During the clearing of the trees near our house, several photos were taken in 2005 to 2016. “Red” appears about 10-feet tall in 2005 and about 15 -eet in 2008. This tree is clearly identified in the video taken in 2014. It was a near miss for our friend as it swung back and forth from the close call. The next year I found the huge tree smashed two smaller Chinquapin Trees. These survived but with major damage.

July 28, 2015; Oct. 17, 2006; April 10, 2008; March 10, 2014


Another small tree is clearly evident near a large Hickory Tree. This small tree is probably 15-years old but its growth has been stunted because of the nearby tree. Like “Red”, there was no sign of a Chinquapin stump. We named this tree “Hope” because it was growing so slowly.

April 10, 2008

Many of these Chinquapin Trees originated from seed. But, where is the original tree? Perhaps it is this one – or – another one – in this photo made in 2008. This was actually a Hickory Tree as identified by the upward pointing leaf stems.

March 4, 2016; April 12, 2016; April 21, 2016

During November 2015, three small seedling trees were transplanted to the yard. They are doing OK, however, it remains to be seen if these plants are resistant to the Blight. In any event, the Chinquapin Trees on our acreage will be continually monitored. Hopefully, some will grow to maturity and produce a bountiful harvest of delicious Chinquapin nuts remembered from times of long ago.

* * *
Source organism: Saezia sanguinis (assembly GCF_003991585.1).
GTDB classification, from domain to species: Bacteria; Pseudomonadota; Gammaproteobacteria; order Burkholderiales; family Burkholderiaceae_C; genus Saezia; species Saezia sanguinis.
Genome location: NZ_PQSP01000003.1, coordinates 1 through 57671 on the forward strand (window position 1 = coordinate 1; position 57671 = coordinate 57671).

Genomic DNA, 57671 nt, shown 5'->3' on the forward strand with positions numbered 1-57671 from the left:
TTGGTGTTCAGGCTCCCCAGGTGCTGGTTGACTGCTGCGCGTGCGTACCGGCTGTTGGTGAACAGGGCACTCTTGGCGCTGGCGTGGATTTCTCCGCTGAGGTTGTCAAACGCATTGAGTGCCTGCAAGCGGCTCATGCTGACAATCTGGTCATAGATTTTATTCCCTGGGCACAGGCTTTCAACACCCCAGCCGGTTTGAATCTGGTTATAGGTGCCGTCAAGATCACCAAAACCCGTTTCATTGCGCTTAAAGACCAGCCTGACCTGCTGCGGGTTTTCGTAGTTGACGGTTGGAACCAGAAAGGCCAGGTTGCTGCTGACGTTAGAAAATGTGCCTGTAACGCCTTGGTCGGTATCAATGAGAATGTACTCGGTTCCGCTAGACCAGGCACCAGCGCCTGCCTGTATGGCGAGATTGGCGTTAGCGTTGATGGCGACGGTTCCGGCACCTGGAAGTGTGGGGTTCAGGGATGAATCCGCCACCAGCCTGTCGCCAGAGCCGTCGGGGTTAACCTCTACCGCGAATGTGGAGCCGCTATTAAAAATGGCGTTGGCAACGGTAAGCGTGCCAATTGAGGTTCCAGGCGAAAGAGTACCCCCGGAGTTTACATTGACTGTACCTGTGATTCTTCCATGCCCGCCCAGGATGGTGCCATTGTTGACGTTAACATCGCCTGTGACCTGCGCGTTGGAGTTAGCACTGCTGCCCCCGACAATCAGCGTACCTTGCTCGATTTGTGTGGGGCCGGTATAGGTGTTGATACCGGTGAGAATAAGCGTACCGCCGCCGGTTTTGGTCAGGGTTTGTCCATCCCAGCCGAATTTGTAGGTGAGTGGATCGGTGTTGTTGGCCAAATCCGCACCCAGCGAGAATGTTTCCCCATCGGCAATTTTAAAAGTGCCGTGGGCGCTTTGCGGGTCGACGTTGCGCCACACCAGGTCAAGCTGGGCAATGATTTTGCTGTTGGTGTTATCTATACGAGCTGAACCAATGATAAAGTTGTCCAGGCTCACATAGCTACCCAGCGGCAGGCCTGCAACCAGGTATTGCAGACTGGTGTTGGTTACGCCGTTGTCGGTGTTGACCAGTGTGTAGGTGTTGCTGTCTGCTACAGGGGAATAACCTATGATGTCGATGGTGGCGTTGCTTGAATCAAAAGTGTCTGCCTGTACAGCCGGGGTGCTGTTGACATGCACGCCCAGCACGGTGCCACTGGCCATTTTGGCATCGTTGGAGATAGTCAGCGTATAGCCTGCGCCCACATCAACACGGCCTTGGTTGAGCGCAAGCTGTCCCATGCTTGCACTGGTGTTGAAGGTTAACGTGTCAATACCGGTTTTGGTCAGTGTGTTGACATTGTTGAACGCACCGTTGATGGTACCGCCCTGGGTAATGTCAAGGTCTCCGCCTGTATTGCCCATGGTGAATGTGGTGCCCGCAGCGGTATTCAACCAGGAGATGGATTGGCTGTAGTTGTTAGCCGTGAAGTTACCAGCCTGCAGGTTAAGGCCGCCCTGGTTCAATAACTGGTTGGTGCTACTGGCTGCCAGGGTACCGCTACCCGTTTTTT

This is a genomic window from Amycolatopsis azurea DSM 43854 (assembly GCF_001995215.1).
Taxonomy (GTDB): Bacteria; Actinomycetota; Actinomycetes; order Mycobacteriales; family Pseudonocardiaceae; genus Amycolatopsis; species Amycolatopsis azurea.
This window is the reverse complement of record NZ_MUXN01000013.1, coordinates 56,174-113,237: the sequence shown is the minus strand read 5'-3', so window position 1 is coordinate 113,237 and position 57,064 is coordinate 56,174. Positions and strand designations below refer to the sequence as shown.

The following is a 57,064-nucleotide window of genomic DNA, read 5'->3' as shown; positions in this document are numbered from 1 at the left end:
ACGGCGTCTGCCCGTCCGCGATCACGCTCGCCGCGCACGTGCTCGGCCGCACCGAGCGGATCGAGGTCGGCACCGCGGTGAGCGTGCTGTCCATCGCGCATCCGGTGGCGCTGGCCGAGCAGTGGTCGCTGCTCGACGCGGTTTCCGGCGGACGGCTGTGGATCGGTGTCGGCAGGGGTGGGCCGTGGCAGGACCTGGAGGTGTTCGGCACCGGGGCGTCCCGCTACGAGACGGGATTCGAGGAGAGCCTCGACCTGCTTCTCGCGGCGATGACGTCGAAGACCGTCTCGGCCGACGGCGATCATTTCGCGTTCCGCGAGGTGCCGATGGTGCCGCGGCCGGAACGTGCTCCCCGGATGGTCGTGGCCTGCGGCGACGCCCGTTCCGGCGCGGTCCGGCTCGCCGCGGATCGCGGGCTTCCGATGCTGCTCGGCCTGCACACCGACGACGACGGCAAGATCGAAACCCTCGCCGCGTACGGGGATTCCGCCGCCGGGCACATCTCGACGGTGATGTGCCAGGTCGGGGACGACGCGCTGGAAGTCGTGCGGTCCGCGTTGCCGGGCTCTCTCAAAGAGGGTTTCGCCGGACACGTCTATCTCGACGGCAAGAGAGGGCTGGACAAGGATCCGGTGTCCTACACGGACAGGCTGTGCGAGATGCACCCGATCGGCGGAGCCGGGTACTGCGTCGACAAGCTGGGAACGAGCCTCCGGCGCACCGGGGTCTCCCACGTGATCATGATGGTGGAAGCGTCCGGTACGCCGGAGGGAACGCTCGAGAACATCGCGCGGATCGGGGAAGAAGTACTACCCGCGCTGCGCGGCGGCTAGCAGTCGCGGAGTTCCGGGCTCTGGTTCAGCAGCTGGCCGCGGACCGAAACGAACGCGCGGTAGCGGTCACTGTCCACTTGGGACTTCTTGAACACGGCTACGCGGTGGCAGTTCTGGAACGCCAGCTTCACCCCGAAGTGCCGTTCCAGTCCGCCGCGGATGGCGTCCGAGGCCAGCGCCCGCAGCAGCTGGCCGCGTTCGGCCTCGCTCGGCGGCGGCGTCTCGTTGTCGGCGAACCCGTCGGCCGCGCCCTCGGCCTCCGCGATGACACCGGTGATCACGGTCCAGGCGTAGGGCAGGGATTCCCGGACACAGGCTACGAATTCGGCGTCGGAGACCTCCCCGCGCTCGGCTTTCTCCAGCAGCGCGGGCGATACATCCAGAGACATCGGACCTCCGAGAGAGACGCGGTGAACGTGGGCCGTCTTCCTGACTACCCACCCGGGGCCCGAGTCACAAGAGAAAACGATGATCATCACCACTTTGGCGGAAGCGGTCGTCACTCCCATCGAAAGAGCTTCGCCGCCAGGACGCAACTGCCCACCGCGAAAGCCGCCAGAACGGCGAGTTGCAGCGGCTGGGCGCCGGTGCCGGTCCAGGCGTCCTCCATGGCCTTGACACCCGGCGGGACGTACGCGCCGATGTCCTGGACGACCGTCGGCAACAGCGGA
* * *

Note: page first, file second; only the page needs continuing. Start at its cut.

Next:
April 28, 2016; May 1, 2016; May 16, 2016; May 18, 2016 ;

These Ozark Chinquapin Trees are struggling to recapture their place in the Ozark forests. But, they need our help. Will you join the effort? Perhaps there are Ozark Chinquapin Trees near your home – maybe even in your yard!


The long bloom shafts displayed in early June are easily spotted on our Chinquapin Tree. Also, similar blooms were observed in a yard next to a busy street and on another tree only two miles from our home. While the blooms appear to be the same, the serrations on the leaves are not as deep as that of the Chinquapin. These large trees are Chinese Chestnut and have a larger seed burr and more compact spines than the Ozark Chinquapin.


On August 29 a severe rainstorm stripped most of the burrs from the tree and were found on the ground nearby. The few remaining burrs appeared to be lonely.